The books were delivered in October 2012 and inventoried in November. Early 2013 was spent working to acquire shelves and once they arrived, I spent hours creating a system to process the collection (not only making an inventory but leveling the books as well). We have 1,186 books. Mostly they are in English, but we also do have a Kinyarwanda set. It took some creative brainstorming, but after some time I was able to create as sound of a system as I could think of: the books are divided by language and then by level. Kinyarwanda has 6 levels; English has 9. Additionally, we have a chapter book section and a life skills section. All are organized alphabetically and every book has a special color and number code to help track the books upon check-out. I have years of watching my mother organize things to thank; it was definitely her genes kicking in.

Each person who comes to the library is registered with a library card. They can submit this card upon check out, and the librarian records the book code that they take and they keep the card until their book is returned. We’ll see how it actually goes, right? It’s obviously still going to be in the experimental phase in that we are going to see what works and what doesn’t. It took the help of 3 other volunteers, over 20 hours of work, and lots of back pain to code all of the books. To all the librarians out there: RESPECT.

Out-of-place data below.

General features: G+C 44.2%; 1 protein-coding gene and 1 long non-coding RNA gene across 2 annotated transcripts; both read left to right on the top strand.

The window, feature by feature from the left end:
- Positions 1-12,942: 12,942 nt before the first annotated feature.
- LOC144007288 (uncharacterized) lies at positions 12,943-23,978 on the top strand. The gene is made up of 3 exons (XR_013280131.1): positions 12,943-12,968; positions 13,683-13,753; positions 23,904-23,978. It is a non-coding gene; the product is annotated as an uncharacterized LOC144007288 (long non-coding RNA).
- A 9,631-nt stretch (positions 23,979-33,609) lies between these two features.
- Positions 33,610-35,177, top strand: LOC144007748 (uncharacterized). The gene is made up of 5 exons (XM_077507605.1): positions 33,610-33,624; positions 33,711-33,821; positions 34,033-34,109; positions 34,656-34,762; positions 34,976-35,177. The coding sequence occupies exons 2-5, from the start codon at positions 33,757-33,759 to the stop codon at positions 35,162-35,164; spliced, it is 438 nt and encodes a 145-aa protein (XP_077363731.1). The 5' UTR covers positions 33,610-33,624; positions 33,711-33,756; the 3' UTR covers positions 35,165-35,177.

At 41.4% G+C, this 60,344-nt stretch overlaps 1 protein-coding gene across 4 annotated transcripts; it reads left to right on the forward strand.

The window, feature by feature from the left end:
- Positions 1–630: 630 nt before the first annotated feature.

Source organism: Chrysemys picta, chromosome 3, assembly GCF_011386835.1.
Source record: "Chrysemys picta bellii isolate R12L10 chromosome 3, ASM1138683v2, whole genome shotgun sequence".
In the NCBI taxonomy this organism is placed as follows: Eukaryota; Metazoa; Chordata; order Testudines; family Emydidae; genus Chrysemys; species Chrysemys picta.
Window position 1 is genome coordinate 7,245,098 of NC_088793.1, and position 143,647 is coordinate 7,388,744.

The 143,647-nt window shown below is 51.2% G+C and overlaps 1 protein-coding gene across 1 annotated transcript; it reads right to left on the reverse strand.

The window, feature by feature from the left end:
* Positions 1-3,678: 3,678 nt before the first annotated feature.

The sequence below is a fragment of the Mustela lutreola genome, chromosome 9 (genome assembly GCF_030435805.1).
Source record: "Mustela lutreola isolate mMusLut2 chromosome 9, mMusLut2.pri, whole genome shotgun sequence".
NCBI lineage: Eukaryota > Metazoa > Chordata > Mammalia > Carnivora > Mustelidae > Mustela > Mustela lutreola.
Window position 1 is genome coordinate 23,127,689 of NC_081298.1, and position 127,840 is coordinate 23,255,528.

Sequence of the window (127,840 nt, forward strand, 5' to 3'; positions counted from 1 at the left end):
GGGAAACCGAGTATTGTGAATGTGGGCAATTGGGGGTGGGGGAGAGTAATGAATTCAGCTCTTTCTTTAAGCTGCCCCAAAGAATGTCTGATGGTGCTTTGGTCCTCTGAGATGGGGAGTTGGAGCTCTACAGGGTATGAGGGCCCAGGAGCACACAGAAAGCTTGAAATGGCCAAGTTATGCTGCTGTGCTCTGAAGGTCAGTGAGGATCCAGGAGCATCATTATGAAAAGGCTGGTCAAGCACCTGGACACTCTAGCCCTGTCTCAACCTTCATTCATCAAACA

So yesterday was our big day; it was the launch! Media outlets and high government officials were due to come out for our celebration, but the rain (all 7 straight hours of it) kept them away. No matter, our news story was released to the press and many of my students later heard it on one of the major radio stations in the East, called Radio Izuba (‘Izuba’ meaning ‘Sun’). We had many speeches during our program (I chose to give mine in Kinyarwanda actually, and Divine later told me that I only made three mistakes, making my marks, in her opinion, an 8.5 out of 10. Let’s be real though, the girl is a bit biased!) and we had dancing, and of course, reading. Two old men from my village read a book in Kinyarwanda and our school president read a book in English. I purchased fantas (as per cultural norm) for the commitee after the party. As we locked the library up and packed our things, I sighed with major relief. We did it! The hard part, perhaps, is over. Now, it’s just about the reading. Our library slogan is this (and printed in our huge sign):

DUSANGIRE UMUCO WO GUSOMA.
We share the culture of reading.

It’s time to celebrate, sit back, relax, and read a good book.

football saturdays

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I just walked in through my back door, put our new football (ahem, I mean soccer ball) in the corner of my room, and collapsed onto the nearest chair.